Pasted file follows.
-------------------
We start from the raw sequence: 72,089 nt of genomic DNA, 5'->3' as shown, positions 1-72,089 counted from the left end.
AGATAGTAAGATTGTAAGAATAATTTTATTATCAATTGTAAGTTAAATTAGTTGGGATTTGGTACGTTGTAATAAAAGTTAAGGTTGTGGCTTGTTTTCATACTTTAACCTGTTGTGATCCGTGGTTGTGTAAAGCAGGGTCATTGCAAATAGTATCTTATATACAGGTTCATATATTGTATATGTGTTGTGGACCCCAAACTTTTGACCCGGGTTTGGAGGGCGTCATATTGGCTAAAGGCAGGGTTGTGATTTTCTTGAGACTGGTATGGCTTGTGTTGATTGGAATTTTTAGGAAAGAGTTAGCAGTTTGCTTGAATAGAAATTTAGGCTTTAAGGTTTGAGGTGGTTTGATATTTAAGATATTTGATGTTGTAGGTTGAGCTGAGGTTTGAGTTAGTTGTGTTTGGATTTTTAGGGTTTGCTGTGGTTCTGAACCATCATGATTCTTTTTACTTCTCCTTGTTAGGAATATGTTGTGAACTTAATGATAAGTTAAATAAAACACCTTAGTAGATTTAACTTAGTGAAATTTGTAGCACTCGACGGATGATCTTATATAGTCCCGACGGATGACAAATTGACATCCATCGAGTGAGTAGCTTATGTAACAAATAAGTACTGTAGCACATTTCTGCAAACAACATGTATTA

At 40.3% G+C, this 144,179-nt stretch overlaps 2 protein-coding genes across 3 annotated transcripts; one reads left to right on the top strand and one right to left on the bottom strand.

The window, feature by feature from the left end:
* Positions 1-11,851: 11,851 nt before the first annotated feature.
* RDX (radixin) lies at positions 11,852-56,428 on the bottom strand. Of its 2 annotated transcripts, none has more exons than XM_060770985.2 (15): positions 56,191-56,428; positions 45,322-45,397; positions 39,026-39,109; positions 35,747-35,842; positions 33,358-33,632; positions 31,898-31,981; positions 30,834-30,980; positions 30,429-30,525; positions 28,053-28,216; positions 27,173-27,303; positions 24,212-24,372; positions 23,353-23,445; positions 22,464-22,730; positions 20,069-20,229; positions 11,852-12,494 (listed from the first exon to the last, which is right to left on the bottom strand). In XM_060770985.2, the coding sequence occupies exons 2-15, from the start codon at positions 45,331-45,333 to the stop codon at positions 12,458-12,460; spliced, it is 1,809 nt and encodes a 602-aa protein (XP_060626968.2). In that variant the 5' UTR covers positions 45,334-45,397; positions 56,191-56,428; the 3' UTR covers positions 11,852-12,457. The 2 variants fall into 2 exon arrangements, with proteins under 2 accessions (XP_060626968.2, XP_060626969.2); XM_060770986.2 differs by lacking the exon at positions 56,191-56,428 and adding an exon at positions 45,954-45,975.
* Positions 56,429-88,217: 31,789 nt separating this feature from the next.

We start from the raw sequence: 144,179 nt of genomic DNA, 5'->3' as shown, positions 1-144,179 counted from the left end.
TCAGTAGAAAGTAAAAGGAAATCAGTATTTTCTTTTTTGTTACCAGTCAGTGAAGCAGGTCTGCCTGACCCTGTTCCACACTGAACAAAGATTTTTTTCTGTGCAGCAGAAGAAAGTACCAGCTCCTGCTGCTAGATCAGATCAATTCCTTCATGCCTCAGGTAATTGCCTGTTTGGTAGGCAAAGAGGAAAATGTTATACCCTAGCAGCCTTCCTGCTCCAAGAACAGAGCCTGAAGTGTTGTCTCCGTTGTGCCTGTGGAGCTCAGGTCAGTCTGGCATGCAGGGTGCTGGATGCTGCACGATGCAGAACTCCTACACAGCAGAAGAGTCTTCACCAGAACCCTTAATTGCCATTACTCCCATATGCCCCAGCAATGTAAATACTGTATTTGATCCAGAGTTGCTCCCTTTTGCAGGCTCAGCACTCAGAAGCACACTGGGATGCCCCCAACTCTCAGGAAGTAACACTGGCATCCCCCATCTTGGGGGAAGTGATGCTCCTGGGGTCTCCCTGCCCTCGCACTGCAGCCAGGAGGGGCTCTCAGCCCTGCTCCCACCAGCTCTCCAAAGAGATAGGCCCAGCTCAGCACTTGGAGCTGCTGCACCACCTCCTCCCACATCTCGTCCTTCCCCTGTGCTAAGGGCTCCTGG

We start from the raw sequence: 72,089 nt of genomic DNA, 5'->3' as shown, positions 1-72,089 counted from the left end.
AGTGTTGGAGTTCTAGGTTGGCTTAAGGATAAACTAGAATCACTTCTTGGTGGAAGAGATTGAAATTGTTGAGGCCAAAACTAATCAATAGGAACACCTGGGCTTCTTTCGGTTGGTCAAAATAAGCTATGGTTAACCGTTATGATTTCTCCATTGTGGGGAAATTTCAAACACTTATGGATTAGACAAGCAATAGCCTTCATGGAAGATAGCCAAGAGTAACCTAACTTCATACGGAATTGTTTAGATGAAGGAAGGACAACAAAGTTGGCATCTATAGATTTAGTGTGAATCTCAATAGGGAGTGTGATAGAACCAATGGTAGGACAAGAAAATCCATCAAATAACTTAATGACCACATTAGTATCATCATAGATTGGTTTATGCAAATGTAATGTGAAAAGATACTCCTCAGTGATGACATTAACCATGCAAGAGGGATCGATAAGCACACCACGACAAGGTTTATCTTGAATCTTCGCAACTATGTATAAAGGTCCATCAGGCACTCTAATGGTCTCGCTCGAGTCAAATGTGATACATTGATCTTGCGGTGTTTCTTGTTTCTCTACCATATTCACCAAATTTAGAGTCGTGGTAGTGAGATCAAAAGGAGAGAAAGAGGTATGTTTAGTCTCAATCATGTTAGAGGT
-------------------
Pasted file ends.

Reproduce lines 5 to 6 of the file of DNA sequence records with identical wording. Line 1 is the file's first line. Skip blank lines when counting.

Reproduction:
* Positions 1-11,851: 11,851 nt before the first annotated feature.
* RDX (radixin) lies at positions 11,852-56,428 on the bottom strand. Of its 2 annotated transcripts, none has more exons than XM_060770985.2 (15): positions 56,191-56,428; positions 45,322-45,397; positions 39,026-39,109; positions 35,747-35,842; positions 33,358-33,632; positions 31,898-31,981; positions 30,834-30,980; positions 30,429-30,525; positions 28,053-28,216; positions 27,173-27,303; positions 24,212-24,372; positions 23,353-23,445; positions 22,464-22,730; positions 20,069-20,229; positions 11,852-12,494 (listed from the first exon to the last, which is right to left on the bottom strand). In XM_060770985.2, the coding sequence occupies exons 2-15, from the start codon at positions 45,331-45,333 to the stop codon at positions 12,458-12,460; spliced, it is 1,809 nt and encodes a 602-aa protein (XP_060626968.2). In that variant the 5' UTR covers positions 45,334-45,397; positions 56,191-56,428; the 3' UTR covers positions 11,852-12,457. The 2 variants fall into 2 exon arrangements, with proteins under 2 accessions (XP_060626968.2, XP_060626969.2); XM_060770986.2 differs by lacking the exon at positions 56,191-56,428 and adding an exon at positions 45,954-45,975.